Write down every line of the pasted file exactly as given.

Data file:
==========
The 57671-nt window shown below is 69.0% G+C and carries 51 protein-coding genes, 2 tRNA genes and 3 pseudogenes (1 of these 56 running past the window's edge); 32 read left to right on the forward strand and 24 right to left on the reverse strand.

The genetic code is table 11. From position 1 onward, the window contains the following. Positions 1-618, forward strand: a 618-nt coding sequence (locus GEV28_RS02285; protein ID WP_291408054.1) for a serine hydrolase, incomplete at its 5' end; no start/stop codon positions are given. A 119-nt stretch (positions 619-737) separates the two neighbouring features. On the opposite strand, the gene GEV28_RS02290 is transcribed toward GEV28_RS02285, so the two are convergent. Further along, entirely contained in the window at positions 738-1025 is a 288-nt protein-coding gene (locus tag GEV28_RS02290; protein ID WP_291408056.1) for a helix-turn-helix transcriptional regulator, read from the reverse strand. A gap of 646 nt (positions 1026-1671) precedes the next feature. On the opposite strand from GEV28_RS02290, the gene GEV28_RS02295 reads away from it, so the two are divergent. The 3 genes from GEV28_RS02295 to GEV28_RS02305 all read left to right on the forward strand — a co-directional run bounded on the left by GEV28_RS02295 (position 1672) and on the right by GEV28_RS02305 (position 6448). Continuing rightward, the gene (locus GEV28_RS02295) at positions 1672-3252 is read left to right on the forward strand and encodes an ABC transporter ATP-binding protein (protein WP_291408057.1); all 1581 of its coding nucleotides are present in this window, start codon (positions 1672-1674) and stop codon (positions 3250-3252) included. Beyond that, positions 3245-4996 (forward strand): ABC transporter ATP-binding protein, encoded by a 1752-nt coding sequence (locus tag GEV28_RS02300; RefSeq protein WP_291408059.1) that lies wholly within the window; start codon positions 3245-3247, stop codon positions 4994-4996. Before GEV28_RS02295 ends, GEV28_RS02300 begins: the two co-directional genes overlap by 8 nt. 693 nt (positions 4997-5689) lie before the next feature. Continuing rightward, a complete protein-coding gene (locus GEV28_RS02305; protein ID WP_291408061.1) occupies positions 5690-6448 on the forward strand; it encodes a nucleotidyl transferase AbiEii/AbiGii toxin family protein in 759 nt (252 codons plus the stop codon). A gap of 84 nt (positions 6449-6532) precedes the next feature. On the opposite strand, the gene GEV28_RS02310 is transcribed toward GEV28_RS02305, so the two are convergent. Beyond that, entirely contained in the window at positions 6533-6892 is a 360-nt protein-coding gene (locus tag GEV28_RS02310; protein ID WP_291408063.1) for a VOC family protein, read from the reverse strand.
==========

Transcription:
The 57671-nt window shown below is 69.0% G+C and carries 51 protein-coding genes, 2 tRNA genes and 3 pseudogenes (1 of these 56 running past the window's edge); 32 read left to right on the forward strand and 24 right to left on the reverse strand.

The genetic code is table 11. From position 1 onward, the window contains the following. Positions 1-618, forward strand: a 618-nt coding sequence (locus GEV28_RS02285; protein ID WP_291408054.1) for a serine hydrolase, incomplete at its 5' end; no start/stop codon positions are given. A 119-nt stretch (positions 619-737) separates the two neighbouring features. On the opposite strand, the gene GEV28_RS02290 is transcribed toward GEV28_RS02285, so the two are convergent. Further along, entirely contained in the window at positions 738-1025 is a 288-nt protein-coding gene (locus tag GEV28_RS02290; protein ID WP_291408056.1) for a helix-turn-helix transcriptional regulator, read from the reverse strand. A gap of 646 nt (positions 1026-1671) precedes the next feature. On the opposite strand from GEV28_RS02290, the gene GEV28_RS02295 reads away from it, so the two are divergent. The 3 genes from GEV28_RS02295 to GEV28_RS02305 all read left to right on the forward strand — a co-directional run bounded on the left by GEV28_RS02295 (position 1672) and on the right by GEV28_RS02305 (position 6448). Continuing rightward, the gene (locus GEV28_RS02295) at positions 1672-3252 is read left to right on the forward strand and encodes an ABC transporter ATP-binding protein (protein WP_291408057.1); all 1581 of its coding nucleotides are present in this window, start codon (positions 1672-1674) and stop codon (positions 3250-3252) included. Beyond that, positions 3245-4996 (forward strand): ABC transporter ATP-binding protein, encoded by a 1752-nt coding sequence (locus tag GEV28_RS02300; RefSeq protein WP_291408059.1) that lies wholly within the window; start codon positions 3245-3247, stop codon positions 4994-4996. Before GEV28_RS02295 ends, GEV28_RS02300 begins: the two co-directional genes overlap by 8 nt. 693 nt (positions 4997-5689) lie before the next feature. Continuing rightward, a complete protein-coding gene (locus GEV28_RS02305; protein ID WP_291408061.1) occupies positions 5690-6448 on the forward strand; it encodes a nucleotidyl transferase AbiEii/AbiGii toxin family protein in 759 nt (252 codons plus the stop codon). A gap of 84 nt (positions 6449-6532) precedes the next feature. On the opposite strand, the gene GEV28_RS02310 is transcribed toward GEV28_RS02305, so the two are convergent. Beyond that, entirely contained in the window at positions 6533-6892 is a 360-nt protein-coding gene (locus tag GEV28_RS02310; protein ID WP_291408063.1) for a VOC family protein, read from the reverse strand.